You might think that an 85-year-old, half-silent subtitled picture wouldn't be the most enticing morsel to dangle in front of the crime-drama-loving friend you want to introduce to classic movies, but you would be mistaken. M is a crisp, creepy police procedural about the hunt for a child murderer set and shot in Berlin in 1931 -- no Nazis in it, but there are Nazis around the edges. What's not to love?
The story is set in a Berlin that has been plagued for the past eight months by a psychopath who targets and murders children. The citizens are in a heightened state of anxiety and are starting to suspect friends and neighbors and pick fights with strangers. The police have had no leads apart from the thousands of worthless tips from the frightened citizenry, who nevertheless continue to let their kids walk home from school unaccompanied. The children seem not to be much fazed by the threat and continue to walk around town by themselves and accept candy from strangers.
The one stranger they should be on the lookout for is Hans Beckert (Peter Lorre in his first major film role), a quiet loner who likes to whistle Grieg's "In the Hall of the Mountain King" when he's out on the prowl. We witness him befriend a little girl on her way home for lunch and lure her to her death. We don't see the actual murder, but director Fritz Lang sets things up so that we can imagine the worst.
All the law can do is increase surveillance and bear down on known criminals. Business has become so bad for the underworld because of this crackdown, that the pickpockets, thieves, and beggars decide to take matters in their own hands. The prostitutes in particular, being very sentimental, have been upset about the children. The remainder of the film is a race between the police and the criminals to see who can identify and catch the killer first.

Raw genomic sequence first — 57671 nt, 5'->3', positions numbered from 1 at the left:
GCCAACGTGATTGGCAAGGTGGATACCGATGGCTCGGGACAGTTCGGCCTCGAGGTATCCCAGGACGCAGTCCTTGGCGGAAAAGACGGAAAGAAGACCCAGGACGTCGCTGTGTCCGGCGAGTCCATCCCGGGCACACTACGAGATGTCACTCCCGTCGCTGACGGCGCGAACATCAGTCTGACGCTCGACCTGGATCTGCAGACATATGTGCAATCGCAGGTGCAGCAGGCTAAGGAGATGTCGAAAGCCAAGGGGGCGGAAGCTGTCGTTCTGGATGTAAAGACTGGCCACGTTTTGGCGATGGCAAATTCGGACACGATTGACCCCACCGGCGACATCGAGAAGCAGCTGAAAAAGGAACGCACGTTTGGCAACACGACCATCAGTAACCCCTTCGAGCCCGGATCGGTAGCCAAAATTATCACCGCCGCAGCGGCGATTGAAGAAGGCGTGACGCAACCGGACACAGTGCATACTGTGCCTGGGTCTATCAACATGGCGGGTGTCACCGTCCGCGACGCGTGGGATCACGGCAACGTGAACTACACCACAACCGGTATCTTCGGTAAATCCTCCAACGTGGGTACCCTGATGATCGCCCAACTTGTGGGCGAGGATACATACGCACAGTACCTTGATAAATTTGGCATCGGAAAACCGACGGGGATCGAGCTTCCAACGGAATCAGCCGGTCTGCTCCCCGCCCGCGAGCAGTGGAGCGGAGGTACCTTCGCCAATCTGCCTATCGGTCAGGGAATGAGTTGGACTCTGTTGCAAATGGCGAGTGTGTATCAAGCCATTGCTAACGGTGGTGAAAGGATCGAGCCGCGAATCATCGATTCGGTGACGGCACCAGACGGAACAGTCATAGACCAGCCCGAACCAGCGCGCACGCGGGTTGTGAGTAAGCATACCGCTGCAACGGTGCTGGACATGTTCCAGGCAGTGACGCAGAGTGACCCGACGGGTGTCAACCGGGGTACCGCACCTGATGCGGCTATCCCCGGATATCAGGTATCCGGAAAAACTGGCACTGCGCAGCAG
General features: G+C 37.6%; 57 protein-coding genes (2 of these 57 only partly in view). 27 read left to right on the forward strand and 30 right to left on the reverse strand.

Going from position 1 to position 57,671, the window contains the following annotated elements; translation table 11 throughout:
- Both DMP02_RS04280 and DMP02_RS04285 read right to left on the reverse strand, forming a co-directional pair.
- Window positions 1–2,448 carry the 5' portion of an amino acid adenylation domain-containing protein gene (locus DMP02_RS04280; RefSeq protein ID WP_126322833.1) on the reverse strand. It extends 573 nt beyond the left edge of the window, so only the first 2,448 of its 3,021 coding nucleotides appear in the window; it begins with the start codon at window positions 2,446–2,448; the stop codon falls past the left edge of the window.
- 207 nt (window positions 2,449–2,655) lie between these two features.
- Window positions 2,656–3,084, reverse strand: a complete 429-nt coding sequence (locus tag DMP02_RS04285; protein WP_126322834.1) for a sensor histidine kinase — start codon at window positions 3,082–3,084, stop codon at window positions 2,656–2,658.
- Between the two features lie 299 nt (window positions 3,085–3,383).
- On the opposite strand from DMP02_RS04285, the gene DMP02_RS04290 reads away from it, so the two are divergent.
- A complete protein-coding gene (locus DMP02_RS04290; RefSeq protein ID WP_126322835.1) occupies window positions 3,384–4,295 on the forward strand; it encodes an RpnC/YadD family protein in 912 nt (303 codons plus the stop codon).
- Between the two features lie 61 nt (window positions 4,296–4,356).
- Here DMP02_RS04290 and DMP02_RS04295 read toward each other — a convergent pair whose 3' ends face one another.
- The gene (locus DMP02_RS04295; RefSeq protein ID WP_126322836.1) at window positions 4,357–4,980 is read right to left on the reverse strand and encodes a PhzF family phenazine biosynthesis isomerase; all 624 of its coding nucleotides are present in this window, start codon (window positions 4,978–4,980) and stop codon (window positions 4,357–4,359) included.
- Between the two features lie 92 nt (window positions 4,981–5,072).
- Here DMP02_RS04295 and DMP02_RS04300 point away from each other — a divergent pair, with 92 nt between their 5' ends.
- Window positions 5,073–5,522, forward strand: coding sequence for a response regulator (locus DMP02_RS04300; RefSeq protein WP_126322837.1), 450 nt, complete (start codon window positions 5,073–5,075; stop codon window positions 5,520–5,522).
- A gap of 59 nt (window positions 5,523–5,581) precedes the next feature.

Semi-spoiler: it's not the cops.
I hadn't seen M for some years before choosing it for this blogathon and I had forgotten that its primary theme was law and order, not how a psychotic works.The movie is equal parts police drama and caper film, with both gorgeous expressionist tableaux and gritty, noir-like sequences, punctuated by riveting periods of silence.
As long as horrible people continue to do horrible things, this semi-silent, foreign, black & white picture will be moving, relatable, and sadly, timely.
This post is my contribution to the "Try It, You'll Like It!" Blogathon, hosted by Movies Silently.
Visit the blogathon page to find out what other movies make great introductions to classic films.
The Art of Disquietude
I'll do just about anything a movie tells me to do. Unless it tells me wrong...
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